Malin Frithiofsson is setting up an entrepreneurial program at Mavuno all-girls school in Tanzania, together with Engineers without borders

Whilst some of us are spending our vacations on a beach, or on a boat, others have found more challenging ways to spend their free time over the summer. One of those is our colleague Malin Frithiofsson.

Malin will be spending about 2 months in Tanzania over the summer, running a project for engineers without borders (EWB). We got a chance to speak to her about it before she goes:

What is your project all about?

– The short answer is that I’m setting up an educational program in entrepreneurship, for the Mavuno all-girls school in the Karagwe region of Tanzania. The long answer is that EWB ‘s long time international partner, the Mavuno school, had expressed wishes to incorporate entrepreneurial thinking in their education. I so happened to have the extreme privilege of having 8 weeks of vacation, which allowed me to take on the project. I have created an 8 week program, based on the specific opportunities and obstacles the context offers, that I will head down by myself to implement. I am very much looking forward to working with these girls and hopefully use the magic of the entrepreneurial mindset to create both cool projects and instill higher self-esteem.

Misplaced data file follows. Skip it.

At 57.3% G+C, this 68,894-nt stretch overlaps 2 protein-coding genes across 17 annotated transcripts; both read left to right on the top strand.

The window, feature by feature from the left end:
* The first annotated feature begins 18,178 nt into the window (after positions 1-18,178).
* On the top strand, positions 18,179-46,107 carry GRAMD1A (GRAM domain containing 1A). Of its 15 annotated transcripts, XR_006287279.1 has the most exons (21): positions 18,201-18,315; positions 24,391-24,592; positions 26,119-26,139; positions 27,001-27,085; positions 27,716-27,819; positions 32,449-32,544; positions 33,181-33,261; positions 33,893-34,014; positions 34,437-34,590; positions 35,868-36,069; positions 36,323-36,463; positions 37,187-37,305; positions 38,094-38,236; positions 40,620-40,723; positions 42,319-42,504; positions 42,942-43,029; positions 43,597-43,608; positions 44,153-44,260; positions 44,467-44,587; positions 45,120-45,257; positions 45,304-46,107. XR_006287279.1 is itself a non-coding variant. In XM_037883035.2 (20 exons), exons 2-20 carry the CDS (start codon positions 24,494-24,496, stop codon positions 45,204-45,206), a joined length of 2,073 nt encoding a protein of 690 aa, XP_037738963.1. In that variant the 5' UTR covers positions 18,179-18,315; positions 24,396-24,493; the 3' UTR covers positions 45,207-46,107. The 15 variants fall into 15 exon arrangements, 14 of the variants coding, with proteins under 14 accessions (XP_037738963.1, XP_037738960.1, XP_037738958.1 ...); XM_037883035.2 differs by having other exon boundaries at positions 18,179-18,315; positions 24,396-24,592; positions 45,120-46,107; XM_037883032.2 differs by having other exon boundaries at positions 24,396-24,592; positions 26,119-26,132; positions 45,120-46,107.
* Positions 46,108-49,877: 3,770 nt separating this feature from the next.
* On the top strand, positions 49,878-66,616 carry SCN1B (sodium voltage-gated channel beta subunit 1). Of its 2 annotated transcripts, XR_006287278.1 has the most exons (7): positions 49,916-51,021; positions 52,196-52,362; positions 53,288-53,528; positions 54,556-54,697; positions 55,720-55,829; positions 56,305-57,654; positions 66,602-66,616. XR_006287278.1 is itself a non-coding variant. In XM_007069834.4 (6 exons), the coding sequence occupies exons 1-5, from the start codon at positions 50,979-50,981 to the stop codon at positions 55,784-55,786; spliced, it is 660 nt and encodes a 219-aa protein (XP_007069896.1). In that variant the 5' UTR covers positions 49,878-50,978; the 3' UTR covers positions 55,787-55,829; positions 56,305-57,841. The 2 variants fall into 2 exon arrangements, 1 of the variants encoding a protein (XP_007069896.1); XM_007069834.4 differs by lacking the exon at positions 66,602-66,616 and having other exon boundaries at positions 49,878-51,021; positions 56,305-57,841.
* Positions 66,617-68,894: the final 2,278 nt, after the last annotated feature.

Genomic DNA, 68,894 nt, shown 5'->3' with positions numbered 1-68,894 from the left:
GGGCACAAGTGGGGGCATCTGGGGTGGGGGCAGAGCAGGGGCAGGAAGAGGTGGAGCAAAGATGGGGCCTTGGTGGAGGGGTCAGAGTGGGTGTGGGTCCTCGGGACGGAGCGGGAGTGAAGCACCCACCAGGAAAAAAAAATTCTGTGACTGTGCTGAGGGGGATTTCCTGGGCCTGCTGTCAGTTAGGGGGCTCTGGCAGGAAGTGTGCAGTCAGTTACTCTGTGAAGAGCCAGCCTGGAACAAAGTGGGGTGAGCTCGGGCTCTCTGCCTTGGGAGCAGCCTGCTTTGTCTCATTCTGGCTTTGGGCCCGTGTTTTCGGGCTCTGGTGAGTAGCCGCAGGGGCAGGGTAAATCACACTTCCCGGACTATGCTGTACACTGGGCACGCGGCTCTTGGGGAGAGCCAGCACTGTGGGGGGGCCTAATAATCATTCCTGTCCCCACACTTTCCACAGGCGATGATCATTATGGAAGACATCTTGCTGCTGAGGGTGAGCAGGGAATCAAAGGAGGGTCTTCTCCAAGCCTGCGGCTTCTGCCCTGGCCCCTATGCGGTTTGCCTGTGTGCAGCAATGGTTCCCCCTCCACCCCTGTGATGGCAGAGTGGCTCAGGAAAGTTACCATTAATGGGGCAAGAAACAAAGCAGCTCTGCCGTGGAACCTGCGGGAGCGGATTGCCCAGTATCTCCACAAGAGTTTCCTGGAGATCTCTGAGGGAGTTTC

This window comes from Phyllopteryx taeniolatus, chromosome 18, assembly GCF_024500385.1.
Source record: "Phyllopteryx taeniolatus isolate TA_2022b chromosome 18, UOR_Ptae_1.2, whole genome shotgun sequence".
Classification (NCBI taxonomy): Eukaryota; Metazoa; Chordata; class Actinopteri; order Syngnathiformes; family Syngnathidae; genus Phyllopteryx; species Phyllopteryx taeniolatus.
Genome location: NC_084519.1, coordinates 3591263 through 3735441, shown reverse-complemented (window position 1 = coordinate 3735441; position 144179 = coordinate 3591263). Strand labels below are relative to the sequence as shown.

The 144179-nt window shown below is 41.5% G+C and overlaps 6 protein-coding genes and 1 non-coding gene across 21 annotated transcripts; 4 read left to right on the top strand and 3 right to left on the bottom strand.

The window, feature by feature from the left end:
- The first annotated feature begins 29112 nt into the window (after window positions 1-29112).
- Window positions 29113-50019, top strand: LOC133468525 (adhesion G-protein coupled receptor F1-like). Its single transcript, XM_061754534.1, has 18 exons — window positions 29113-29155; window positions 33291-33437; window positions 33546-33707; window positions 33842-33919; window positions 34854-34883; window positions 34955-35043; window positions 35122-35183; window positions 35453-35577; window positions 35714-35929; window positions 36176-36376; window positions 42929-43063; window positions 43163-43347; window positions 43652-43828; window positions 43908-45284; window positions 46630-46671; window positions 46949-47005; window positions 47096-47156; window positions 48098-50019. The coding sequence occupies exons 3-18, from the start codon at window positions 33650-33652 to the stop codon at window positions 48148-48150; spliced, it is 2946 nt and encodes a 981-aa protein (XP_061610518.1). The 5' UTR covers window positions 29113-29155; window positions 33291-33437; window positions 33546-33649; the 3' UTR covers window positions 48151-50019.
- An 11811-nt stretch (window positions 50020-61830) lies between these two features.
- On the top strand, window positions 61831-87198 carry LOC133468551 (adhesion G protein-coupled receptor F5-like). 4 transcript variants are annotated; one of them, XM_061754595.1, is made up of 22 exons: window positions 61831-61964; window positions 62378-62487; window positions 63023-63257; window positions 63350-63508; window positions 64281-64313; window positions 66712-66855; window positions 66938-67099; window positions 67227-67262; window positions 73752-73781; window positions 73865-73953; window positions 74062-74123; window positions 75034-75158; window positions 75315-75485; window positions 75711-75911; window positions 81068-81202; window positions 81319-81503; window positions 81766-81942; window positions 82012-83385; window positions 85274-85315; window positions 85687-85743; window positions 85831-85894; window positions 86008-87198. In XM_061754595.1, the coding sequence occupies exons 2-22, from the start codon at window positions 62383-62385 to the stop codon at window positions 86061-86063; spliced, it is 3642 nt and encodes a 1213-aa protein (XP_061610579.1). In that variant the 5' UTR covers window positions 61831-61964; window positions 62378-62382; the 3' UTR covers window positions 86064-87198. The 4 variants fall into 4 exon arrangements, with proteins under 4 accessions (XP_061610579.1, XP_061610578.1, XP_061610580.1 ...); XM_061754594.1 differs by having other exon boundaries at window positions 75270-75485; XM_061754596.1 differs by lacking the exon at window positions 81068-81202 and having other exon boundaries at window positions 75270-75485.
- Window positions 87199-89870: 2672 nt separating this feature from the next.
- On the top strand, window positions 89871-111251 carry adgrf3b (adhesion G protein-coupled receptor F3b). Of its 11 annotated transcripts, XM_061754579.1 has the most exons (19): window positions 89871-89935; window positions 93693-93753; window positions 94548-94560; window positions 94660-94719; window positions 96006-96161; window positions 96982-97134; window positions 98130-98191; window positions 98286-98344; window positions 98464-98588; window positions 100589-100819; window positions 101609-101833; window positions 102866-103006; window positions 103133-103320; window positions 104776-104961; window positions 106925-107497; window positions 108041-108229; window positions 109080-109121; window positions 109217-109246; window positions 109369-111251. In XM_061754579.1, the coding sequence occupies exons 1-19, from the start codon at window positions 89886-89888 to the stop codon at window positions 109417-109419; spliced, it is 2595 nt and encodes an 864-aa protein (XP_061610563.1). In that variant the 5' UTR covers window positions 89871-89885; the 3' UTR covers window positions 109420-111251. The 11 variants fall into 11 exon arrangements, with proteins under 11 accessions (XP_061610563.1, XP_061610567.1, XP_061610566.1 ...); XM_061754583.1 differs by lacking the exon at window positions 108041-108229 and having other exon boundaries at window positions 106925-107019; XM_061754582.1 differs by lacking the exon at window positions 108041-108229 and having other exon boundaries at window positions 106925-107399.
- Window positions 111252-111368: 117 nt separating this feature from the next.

Image: Mavuno Girls Secondary School in Tanzania

Will we be able to follow your progress?

Hopefully! I will try to showcase as much of the program on my Instagram and official EWB channels. I’m not sure how reliable my internet access will be however, but fingers crossed!

Is there any way to help?

Of course! We are in the process of setting up a swish account specific for the girls-school, so that people can contribute to the school and the girls it hosts directly. I’ll try to blast it all over social media once I have it.

Did you have any doubts about going?

I did, in the very beginning. Not because I’d rather do something else, but because I didn’t want to make the mistake of falling in to the colonial narrative of white saviourism. However, I did some soul searching and realized that there are ways to create benefit without assuming or determining hierarchy. I have this one thing to teach, whilst I’m sure these girls could school me in just about anything else, but the Swedish model for entrepreneurship is globally acknowledged, and it’s an educational privilege not available to everyone. I am also sure that even whilst being there teaching this program, I will be the one learning the most.

It’s also important to me, as well as EWB, to have a sustainability aspect of this and all programs. In this case, that means making sure that this isn’t just a one-off thing, but instead finding ways to incorporate it into the regular education given. Which is why I’m very happy to be doing the program with a local woman named Angelica, who is currently employed at the school. I am sure that we will be a great team, and that her involvement will lead to the project being more sustainable over time.


Once back in Sweden later this fall, Malin Frithiofsson will summarize her learnings here on